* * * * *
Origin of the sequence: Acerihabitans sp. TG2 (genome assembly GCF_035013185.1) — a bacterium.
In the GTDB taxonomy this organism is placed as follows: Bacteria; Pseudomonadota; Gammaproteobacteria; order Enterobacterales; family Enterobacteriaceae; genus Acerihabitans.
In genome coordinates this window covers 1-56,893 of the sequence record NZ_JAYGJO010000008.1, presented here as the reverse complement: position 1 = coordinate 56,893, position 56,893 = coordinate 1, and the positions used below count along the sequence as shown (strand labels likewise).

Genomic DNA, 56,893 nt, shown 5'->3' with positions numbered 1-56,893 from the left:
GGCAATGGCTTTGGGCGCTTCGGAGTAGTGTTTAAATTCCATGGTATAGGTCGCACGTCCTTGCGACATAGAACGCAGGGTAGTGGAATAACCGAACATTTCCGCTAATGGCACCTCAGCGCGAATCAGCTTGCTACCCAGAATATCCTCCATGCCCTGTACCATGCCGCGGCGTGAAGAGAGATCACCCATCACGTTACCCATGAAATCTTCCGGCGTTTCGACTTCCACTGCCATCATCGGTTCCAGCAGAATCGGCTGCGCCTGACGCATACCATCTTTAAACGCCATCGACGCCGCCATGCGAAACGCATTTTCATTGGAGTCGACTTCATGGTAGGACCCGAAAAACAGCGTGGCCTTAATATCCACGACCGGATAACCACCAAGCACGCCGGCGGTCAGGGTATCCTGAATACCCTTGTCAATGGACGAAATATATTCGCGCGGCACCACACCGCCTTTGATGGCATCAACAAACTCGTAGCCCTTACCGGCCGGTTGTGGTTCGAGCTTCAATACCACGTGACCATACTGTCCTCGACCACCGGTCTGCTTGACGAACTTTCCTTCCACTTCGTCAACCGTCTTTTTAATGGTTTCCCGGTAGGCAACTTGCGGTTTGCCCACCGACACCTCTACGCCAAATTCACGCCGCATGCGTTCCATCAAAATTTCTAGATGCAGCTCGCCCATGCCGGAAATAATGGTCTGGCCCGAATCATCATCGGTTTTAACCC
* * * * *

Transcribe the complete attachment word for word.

Origin of the sequence: Acerihabitans sp. TG2 (genome assembly GCF_035013185.1) — a bacterium.
In the GTDB taxonomy this organism is placed as follows: Bacteria; Pseudomonadota; Gammaproteobacteria; order Enterobacterales; family Enterobacteriaceae; genus Acerihabitans.
In genome coordinates this window covers 1-56,893 of the sequence record NZ_JAYGJO010000008.1, presented here as the reverse complement: position 1 = coordinate 56,893, position 56,893 = coordinate 1, and the positions used below count along the sequence as shown (strand labels likewise).

Genomic DNA, 56,893 nt, shown 5'->3' with positions numbered 1-56,893 from the left:
GGCAATGGCTTTGGGCGCTTCGGAGTAGTGTTTAAATTCCATGGTATAGGTCGCACGTCCTTGCGACATAGAACGCAGGGTAGTGGAATAACCGAACATTTCCGCTAATGGCACCTCAGCGCGAATCAGCTTGCTACCCAGAATATCCTCCATGCCCTGTACCATGCCGCGGCGTGAAGAGAGATCACCCATCACGTTACCCATGAAATCTTCCGGCGTTTCGACTTCCACTGCCATCATCGGTTCCAGCAGAATCGGCTGCGCCTGACGCATACCATCTTTAAACGCCATCGACGCCGCCATGCGAAACGCATTTTCATTGGAGTCGACTTCATGGTAGGACCCGAAAAACAGCGTGGCCTTAATATCCACGACCGGATAACCACCAAGCACGCCGGCGGTCAGGGTATCCTGAATACCCTTGTCAATGGACGAAATATATTCGCGCGGCACCACACCGCCTTTGATGGCATCAACAAACTCGTAGCCCTTACCGGCCGGTTGTGGTTCGAGCTTCAATACCACGTGACCATACTGTCCTCGACCACCGGTCTGCTTGACGAACTTTCCTTCCACTTCGTCAACCGTCTTTTTAATGGTTTCCCGGTAGGCAACTTGCGGTTTGCCCACCGACACCTCTACGCCAAATTCACGCCGCATGCGTTCCATCAAAATTTCTAGATGCAGCTCGCCCATGCCGGAAATAATGGTCTGGCCCGAATCATCATCGGTTTTAACCC